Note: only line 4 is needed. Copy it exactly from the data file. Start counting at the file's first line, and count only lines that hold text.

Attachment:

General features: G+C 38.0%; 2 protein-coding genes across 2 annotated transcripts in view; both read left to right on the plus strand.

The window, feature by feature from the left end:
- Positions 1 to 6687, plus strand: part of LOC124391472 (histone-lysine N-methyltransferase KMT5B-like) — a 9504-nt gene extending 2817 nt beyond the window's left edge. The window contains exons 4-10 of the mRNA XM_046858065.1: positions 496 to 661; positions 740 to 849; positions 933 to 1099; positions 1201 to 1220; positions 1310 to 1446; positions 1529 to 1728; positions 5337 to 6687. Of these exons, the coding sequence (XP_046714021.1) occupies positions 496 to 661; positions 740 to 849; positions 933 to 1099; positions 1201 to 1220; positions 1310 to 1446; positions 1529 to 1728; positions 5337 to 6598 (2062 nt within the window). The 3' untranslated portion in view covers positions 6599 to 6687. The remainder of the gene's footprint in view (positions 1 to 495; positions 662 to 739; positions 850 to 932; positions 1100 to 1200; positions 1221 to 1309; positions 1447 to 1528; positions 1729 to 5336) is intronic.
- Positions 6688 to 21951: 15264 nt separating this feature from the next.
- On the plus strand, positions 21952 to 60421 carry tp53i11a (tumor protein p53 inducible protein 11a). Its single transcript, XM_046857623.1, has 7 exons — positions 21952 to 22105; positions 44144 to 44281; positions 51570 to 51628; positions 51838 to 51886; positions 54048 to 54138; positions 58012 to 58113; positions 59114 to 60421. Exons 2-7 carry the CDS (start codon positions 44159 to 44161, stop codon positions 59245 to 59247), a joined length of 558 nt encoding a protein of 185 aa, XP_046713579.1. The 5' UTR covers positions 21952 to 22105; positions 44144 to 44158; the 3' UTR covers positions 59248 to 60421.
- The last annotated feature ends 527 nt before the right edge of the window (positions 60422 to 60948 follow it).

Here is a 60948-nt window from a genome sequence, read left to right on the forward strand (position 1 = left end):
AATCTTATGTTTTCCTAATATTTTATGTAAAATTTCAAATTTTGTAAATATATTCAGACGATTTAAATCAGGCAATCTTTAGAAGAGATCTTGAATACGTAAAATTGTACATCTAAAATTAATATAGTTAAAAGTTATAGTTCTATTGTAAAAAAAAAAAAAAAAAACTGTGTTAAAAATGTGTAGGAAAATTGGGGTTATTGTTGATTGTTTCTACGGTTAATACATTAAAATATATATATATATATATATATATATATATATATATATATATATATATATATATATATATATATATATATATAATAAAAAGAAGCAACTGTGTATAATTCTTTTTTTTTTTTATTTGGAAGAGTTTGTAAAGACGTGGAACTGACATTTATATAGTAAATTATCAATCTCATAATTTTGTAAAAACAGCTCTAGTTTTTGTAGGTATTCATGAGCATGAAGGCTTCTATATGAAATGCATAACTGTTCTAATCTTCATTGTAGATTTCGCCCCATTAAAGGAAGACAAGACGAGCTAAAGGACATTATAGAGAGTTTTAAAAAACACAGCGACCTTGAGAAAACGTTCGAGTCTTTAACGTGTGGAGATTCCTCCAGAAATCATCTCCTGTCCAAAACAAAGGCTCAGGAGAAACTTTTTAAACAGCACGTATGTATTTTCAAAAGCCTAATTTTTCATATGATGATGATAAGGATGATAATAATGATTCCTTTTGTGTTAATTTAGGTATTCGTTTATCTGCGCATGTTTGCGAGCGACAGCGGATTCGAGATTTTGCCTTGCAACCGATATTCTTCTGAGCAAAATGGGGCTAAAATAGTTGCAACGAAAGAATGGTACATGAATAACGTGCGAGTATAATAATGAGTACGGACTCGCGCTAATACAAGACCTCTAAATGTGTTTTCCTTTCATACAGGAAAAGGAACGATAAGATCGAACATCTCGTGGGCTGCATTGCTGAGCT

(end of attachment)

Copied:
- Positions 6688 to 21951: 15264 nt separating this feature from the next.